Education should illuminate values, not bury them amongst the trivia. . . . Integrity is one of those words which many people keep in that desk drawer labelled “too hard”. It’s not a topic for the dinner table or the cocktail party. You can’t buy or sell it. When supported with education, a person’s integrity can give him something to rely on when his perspective seems to blur, when rules and principles seem to waver, and when he’s faced with hard choices of right or wrong. It’s something to keep him on the right track, something to keep him afloat when he’s drowning; if only for practical reasons, it is an attribute that should be kept at the very top of a young person’s consciousness. 3

Stockdale’s story emphasizes the importance for everyone to understand moral philosophy. The message is fundamental when it comes to understanding how philosophy can influence and assist military members in accomplishing their tasks, while still being able to maintain their integrity within the terms of a given mission.

Rear-Admiral (later Vice-Admiral) James B. Stockdale

U.S. Navy photo 050706-N-0000X-005.

Rear-Admiral (later Vice-Admiral) James B. Stockdale.


Stockdale’s testimony demonstrates the importance of teaching philosophy, not only for the Canadian military, but also for any individual seeking the means and tools to live better. Charles Oliviero,4 a retired Canadian colonel and a highly experienced combat arms officer, in an article published in the Canadian Military Journal in the spring of 2005, deplores the fact that philosophy does not have a more important place in the Canadian Forces. Oliviero believes that, in order for our future leaders to meet the requirements and responsibilities that will be demanded of them, they must have the necessary tools—tools that teaching and understanding philosophy can provide.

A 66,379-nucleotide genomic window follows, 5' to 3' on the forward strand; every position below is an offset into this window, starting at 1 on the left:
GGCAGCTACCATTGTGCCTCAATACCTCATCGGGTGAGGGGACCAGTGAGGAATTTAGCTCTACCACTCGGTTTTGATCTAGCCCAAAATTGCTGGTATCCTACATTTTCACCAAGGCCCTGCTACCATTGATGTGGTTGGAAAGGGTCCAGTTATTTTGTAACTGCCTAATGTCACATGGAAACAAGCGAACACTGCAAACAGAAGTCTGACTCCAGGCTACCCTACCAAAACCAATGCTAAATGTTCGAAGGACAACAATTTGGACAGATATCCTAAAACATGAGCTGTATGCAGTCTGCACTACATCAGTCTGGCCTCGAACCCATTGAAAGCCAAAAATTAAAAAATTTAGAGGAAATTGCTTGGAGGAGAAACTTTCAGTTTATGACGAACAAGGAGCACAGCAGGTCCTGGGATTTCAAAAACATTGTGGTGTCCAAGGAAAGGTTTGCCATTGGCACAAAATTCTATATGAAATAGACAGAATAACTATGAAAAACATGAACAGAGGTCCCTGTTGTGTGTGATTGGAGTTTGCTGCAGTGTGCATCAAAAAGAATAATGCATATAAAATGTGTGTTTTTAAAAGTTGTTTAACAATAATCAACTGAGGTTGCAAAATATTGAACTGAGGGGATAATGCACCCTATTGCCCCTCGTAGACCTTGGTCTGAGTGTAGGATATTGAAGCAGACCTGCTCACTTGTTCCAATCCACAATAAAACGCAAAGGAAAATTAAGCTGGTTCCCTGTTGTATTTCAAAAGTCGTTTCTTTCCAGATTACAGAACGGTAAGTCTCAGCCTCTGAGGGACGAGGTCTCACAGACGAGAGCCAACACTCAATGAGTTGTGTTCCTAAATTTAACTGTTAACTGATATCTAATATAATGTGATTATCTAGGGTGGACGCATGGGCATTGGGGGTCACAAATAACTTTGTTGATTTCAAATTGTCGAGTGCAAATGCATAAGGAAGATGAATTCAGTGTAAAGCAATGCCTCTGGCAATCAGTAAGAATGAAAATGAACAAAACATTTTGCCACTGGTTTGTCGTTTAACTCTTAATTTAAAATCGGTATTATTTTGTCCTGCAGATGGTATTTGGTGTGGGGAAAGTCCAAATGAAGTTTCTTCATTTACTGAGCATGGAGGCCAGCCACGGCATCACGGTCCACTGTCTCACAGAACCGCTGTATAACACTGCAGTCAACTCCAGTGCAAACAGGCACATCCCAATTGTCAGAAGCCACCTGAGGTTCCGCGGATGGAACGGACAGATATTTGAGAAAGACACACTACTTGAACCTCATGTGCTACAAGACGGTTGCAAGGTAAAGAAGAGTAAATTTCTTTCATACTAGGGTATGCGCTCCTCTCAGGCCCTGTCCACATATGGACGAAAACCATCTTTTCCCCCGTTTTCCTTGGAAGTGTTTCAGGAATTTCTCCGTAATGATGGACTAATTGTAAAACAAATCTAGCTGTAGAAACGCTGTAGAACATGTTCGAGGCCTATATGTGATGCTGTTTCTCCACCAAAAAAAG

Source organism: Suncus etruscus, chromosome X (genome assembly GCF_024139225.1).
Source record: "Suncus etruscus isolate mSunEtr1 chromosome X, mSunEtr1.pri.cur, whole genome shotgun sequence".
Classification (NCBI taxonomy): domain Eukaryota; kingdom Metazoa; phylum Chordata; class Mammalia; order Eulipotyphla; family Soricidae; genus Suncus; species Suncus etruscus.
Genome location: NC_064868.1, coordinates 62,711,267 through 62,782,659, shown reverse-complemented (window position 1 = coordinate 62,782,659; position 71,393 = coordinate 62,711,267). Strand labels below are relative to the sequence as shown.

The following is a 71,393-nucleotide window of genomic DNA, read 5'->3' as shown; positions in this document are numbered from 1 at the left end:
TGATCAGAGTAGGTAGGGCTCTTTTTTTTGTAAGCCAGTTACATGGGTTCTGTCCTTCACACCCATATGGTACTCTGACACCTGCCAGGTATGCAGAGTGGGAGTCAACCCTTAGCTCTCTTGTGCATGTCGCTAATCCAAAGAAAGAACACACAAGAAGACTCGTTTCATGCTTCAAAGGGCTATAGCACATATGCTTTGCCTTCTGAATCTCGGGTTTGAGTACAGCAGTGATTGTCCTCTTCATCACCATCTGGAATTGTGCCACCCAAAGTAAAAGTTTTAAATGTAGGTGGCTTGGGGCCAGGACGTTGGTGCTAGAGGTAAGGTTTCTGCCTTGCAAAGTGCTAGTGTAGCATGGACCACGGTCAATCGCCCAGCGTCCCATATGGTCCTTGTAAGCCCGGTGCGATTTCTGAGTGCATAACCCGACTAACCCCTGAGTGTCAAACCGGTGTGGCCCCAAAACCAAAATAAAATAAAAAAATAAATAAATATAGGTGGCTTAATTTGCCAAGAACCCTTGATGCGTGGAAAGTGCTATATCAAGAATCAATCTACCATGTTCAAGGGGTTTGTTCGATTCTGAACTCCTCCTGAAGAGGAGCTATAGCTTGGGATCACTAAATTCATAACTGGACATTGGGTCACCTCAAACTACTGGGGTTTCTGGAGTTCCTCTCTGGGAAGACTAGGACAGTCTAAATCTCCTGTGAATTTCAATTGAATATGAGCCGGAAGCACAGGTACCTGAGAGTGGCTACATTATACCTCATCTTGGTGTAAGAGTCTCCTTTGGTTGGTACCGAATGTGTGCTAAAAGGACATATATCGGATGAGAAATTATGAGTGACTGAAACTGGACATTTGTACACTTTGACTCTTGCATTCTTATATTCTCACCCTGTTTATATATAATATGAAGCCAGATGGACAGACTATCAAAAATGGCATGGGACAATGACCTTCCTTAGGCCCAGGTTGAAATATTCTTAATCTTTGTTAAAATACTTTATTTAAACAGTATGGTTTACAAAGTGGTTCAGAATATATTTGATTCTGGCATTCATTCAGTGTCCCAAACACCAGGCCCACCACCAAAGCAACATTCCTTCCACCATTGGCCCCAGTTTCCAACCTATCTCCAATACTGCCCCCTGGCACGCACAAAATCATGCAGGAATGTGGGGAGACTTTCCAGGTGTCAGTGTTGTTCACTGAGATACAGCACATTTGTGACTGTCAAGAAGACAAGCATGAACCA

There is hope for a happy marriage between philosophy and the CF, because the common-core program for students of the Royal Military College Saint-Jean includes three mandatory philosophy courses. Also, the Royal Military College of Canada in Kingston offers other philosophy courses dedicated to political ideas, as well as a psychology course, Leadership and Ethics, in which a large portion is devoted to philosophical ethics.

CMJ Logo

Manon Turgeon has been teaching philosophy at the Royal Military College St-Jean since 2001. She completed her Masters’ degree in political ethics at the University of Quebec in Montréal.


  1. D. Boucher, M. Imbeault, J.P. Lepage, O. Moya, J. Paquin, M. Provencher, S. Rochon, Réponse à mon frère qui s’oppose à mon déploiement en Afghanistan, in Philosophie 3, Éthique et Politique (Québec, Beauchemin, 2008), p. 293.
  2. Defence Ethics Program, Canada, National Defence, [On line], 2007, at
  3. J.B. Stockdale, “The World of Epictetus: Reflections on Survival and Leadership, in Mlaham M. Wakin (ed.), War, Morality, and the Military Profession,  2nd Edition, (Boulder, CO: Westview Press, N/D), p. 12.
  4. C. Oliviero, “Put away that calculator and pick up a book, in the Canadian Military Journal, Vol. 6, No. 1, Spring 2005, at